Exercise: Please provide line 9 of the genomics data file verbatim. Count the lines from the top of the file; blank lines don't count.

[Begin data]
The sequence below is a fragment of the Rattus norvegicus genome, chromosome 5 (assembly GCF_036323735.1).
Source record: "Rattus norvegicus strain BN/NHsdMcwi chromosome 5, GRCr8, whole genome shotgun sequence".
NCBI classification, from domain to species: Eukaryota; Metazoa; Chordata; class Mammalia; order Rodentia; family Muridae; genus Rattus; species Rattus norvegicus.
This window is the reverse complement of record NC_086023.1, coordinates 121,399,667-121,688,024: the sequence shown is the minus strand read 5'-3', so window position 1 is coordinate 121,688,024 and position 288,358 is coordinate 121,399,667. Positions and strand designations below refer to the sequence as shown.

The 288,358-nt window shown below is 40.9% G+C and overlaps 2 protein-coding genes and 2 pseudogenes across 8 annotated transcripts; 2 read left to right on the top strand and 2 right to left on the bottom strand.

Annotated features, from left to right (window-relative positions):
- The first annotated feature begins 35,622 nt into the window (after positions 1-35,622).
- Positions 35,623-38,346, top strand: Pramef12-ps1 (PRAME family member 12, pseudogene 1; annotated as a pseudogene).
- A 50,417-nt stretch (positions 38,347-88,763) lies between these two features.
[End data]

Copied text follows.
- A 50,417-nt stretch (positions 38,347-88,763) lies between these two features.